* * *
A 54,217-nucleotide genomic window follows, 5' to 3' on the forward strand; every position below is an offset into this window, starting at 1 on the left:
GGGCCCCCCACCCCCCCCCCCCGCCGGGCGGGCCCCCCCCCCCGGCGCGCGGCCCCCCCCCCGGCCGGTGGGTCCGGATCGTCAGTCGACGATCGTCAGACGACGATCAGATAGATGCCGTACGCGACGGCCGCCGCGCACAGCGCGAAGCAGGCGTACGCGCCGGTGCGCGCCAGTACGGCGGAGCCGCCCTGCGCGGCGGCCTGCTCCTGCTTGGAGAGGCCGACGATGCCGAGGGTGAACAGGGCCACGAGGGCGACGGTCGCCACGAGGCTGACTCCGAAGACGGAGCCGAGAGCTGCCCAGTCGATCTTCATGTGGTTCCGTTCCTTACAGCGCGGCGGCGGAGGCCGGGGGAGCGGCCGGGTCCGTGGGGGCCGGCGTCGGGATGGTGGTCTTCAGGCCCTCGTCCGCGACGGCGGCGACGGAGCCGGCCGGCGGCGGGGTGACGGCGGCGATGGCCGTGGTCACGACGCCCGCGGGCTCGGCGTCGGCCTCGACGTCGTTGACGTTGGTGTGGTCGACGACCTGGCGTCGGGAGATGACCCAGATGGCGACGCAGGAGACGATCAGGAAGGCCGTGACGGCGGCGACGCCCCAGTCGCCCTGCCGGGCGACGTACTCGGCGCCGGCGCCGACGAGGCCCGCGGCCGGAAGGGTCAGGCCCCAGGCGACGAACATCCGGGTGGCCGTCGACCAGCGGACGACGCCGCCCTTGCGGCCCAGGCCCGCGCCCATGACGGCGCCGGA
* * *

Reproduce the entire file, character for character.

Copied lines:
A 54,217-nucleotide genomic window follows, 5' to 3' on the forward strand; every position below is an offset into this window, starting at 1 on the left:
GGGCCCCCCACCCCCCCCCCCCGCCGGGCGGGCCCCCCCCCCCGGCGCGCGGCCCCCCCCCCGGCCGGTGGGTCCGGATCGTCAGTCGACGATCGTCAGACGACGATCAGATAGATGCCGTACGCGACGGCCGCCGCGCACAGCGCGAAGCAGGCGTACGCGCCGGTGCGCGCCAGTACGGCGGAGCCGCCCTGCGCGGCGGCCTGCTCCTGCTTGGAGAGGCCGACGATGCCGAGGGTGAACAGGGCCACGAGGGCGACGGTCGCCACGAGGCTGACTCCGAAGACGGAGCCGAGAGCTGCCCAGTCGATCTTCATGTGGTTCCGTTCCTTACAGCGCGGCGGCGGAGGCCGGGGGAGCGGCCGGGTCCGTGGGGGCCGGCGTCGGGATGGTGGTCTTCAGGCCCTCGTCCGCGACGGCGGCGACGGAGCCGGCCGGCGGCGGGGTGACGGCGGCGATGGCCGTGGTCACGACGCCCGCGGGCTCGGCGTCGGCCTCGACGTCGTTGACGTTGGTGTGGTCGACGACCTGGCGTCGGGAGATGACCCAGATGGCGACGCAGGAGACGATCAGGAAGGCCGTGACGGCGGCGACGCCCCAGTCGCCCTGCCGGGCGACGTACTCGGCGCCGGCGCCGACGAGGCCCGCGGCCGGAAGGGTCAGGCCCCAGGCGACGAACATCCGGGTGGCCGTCGACCAGCGGACGACGCCGCCCTTGCGGCCCAGGCCCGCGCCCATGACGGCGCCGGA